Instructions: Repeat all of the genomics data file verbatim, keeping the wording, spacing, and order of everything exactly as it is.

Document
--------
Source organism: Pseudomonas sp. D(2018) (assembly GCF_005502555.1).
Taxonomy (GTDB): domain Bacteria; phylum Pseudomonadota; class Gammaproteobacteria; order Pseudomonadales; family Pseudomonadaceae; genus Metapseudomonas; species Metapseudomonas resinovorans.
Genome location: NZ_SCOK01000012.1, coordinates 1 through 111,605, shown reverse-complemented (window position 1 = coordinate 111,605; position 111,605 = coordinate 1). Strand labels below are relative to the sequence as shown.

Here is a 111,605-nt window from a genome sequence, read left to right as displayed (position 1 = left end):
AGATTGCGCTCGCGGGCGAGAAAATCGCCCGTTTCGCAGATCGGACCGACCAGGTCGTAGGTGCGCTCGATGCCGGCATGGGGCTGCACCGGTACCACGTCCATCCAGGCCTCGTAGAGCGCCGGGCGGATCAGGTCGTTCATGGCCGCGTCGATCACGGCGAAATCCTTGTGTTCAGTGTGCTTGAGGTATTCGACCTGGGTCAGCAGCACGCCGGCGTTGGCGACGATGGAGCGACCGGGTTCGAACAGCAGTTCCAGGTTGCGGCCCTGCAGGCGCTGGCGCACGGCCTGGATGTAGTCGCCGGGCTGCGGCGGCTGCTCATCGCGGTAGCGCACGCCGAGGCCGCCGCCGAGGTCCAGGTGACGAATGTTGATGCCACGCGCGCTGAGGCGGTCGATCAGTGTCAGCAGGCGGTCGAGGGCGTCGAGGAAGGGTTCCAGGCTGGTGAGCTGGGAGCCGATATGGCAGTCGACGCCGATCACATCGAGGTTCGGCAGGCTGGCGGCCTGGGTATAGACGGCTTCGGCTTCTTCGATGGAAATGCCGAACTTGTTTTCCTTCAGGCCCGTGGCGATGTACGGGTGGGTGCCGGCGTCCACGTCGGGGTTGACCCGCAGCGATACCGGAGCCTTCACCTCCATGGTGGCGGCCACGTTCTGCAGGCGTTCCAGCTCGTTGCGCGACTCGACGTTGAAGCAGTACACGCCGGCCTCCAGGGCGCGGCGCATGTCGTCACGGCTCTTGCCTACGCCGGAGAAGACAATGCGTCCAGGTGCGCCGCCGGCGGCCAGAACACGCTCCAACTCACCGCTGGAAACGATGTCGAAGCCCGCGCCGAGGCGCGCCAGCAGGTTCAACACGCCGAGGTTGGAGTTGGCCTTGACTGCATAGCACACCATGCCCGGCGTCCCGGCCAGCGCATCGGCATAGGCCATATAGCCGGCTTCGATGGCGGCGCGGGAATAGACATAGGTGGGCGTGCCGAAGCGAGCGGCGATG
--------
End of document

Source organism: Pseudomonas sp. D(2018) (assembly GCF_005502555.1).
Taxonomy (GTDB): domain Bacteria; phylum Pseudomonadota; class Gammaproteobacteria; order Pseudomonadales; family Pseudomonadaceae; genus Metapseudomonas; species Metapseudomonas resinovorans.
Genome location: NZ_SCOK01000012.1, coordinates 1 through 111,605, shown reverse-complemented (window position 1 = coordinate 111,605; position 111,605 = coordinate 1). Strand labels below are relative to the sequence as shown.

Here is a 111,605-nt window from a genome sequence, read left to right as displayed (position 1 = left end):
AGATTGCGCTCGCGGGCGAGAAAATCGCCCGTTTCGCAGATCGGACCGACCAGGTCGTAGGTGCGCTCGATGCCGGCATGGGGCTGCACCGGTACCACGTCCATCCAGGCCTCGTAGAGCGCCGGGCGGATCAGGTCGTTCATGGCCGCGTCGATCACGGCGAAATCCTTGTGTTCAGTGTGCTTGAGGTATTCGACCTGGGTCAGCAGCACGCCGGCGTTGGCGACGATGGAGCGACCGGGTTCGAACAGCAGTTCCAGGTTGCGGCCCTGCAGGCGCTGGCGCACGGCCTGGATGTAGTCGCCGGGCTGCGGCGGCTGCTCATCGCGGTAGCGCACGCCGAGGCCGCCGCCGAGGTCCAGGTGACGAATGTTGATGCCACGCGCGCTGAGGCGGTCGATCAGTGTCAGCAGGCGGTCGAGGGCGTCGAGGAAGGGTTCCAGGCTGGTGAGCTGGGAGCCGATATGGCAGTCGACGCCGATCACATCGAGGTTCGGCAGGCTGGCGGCCTGGGTATAGACGGCTTCGGCTTCTTCGATGGAAATGCCGAACTTGTTTTCCTTCAGGCCCGTGGCGATGTACGGGTGGGTGCCGGCGTCCACGTCGGGGTTGACCCGCAGCGATACCGGAGCCTTCACCTCCATGGTGGCGGCCACGTTCTGCAGGCGTTCCAGCTCGTTGCGCGACTCGACGTTGAAGCAGTACACGCCGGCCTCCAGGGCGCGGCGCATGTCGTCACGGCTCTTGCCTACGCCGGAGAAGACAATGCGTCCAGGTGCGCCGCCGGCGGCCAGAACACGCTCCAACTCACCGCTGGAAACGATGTCGAAGCCCGCGCCGAGGCGCGCCAGCAGGTTCAACACGCCGAGGTTGGAGTTGGCCTTGACTGCATAGCACACCATGCCCGGCGTCCCGGCCAGCGCATCGGCATAGGCCATATAGCCGGCTTCGATGGCGGCGCGGGAATAGACATAGGTGGGCGTGCCGAAGCGAGCGGCGATG